As they wrote, I circulated amongst them, providing encouragement where I could, and help when it was needed. Every now and then, I would read someone’s paragraph aloud, hoping that it might help others to come up with ideas. I’d look over their shoulders as they worked,  and occasionally I would notice a few students who weren’t writing. Some of them would stop mid sentence, others at the end of a paragraph, and just sit there.

Conscious that the time was running out, I would coax them to keep going. I’d ask them if they knew what they wanted to write next and help them with ideas.  They would pick up their pencils and continue.

It was a nice lesson. Not spectacular, but it achieved the outcomes.  They all completed their recounts and in so doing demonstrated a growing understanding of language and text structure, as well as at the subject matter. I was happy with the quality of their work and chose a couple to post on our class website.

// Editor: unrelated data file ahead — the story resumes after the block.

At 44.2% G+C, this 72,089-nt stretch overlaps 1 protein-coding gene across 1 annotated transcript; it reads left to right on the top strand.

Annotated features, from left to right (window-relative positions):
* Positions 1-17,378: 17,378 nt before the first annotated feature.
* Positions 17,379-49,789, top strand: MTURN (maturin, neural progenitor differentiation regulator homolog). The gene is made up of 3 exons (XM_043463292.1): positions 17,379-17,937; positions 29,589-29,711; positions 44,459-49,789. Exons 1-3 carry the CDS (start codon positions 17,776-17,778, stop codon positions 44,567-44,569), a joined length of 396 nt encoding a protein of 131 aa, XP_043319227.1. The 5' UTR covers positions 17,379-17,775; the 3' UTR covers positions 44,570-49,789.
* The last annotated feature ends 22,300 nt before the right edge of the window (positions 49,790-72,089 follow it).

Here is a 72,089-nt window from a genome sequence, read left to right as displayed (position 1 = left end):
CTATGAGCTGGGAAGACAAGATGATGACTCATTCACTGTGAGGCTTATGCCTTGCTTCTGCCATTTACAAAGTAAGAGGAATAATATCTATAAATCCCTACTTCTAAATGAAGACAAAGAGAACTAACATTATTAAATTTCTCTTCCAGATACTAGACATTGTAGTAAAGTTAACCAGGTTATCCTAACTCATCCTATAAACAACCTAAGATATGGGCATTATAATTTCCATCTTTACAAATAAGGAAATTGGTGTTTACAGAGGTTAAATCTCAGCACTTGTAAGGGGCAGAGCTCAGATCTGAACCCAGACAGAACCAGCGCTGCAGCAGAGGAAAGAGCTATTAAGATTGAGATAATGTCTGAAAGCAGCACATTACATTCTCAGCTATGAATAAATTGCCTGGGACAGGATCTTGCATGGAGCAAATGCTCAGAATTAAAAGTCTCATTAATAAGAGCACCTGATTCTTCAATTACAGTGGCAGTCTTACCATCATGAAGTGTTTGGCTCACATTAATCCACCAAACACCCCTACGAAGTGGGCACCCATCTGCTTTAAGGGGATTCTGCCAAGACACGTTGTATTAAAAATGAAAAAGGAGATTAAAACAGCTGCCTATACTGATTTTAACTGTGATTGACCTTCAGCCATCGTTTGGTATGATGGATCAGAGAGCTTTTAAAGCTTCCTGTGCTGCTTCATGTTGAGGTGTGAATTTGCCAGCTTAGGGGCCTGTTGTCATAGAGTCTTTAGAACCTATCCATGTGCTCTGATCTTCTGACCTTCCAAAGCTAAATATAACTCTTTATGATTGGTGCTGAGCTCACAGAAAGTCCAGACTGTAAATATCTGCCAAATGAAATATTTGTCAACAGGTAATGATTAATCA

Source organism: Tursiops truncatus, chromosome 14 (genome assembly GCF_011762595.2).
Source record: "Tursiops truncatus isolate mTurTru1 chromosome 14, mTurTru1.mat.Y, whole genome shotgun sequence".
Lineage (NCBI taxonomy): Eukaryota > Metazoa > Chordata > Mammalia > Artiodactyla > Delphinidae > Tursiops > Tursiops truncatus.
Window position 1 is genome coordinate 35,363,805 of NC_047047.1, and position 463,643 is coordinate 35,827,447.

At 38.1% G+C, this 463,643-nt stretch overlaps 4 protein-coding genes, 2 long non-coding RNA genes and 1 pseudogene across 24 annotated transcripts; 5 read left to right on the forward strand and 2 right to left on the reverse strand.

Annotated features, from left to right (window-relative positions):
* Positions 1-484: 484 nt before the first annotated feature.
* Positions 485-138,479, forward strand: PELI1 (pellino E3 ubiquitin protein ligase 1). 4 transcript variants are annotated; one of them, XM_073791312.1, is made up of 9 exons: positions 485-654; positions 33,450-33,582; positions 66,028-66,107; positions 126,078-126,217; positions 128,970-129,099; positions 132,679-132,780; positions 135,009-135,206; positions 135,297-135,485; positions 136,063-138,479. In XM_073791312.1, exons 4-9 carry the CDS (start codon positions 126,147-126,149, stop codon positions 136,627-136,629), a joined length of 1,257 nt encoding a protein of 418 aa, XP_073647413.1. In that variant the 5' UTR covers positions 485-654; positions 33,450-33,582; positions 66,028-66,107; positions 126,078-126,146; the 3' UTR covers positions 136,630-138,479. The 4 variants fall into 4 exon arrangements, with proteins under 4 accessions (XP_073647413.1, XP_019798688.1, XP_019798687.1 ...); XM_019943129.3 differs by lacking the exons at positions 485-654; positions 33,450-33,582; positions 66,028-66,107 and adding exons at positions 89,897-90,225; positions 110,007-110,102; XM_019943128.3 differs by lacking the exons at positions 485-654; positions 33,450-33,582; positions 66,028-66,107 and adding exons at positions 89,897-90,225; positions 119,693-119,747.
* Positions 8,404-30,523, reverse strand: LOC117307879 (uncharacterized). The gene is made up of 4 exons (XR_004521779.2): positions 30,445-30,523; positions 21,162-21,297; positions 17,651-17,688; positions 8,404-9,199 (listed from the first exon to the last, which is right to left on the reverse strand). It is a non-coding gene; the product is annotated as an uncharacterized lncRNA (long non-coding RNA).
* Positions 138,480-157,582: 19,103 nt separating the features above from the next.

However, it occurred to me that real writing isn’t like that at all, and perhaps, even though they are common practices, my attempts to support my students are counter productive for some.

When I write, I HATE people looking at what I’m doing until I’m finished. I posted about that here. If  some does look at my work before I’m ready  I freeze up and find it  difficult to continue. I lose the flow. Is this how I affect my students when I check on their progress?

While writing this post, I have stopped several times. I need to in order to collect my thoughts – to work out what it is exactly that I want to say. I need to stop and read back through my work to see if it makes sense. In classrooms, ruled by bells and crowded schedules there is little time for students to stop, think and reflect. Stopping is discouraged because you’ll run out of time. Stopping is discouraged because the student may be “off task” or “disengaged”.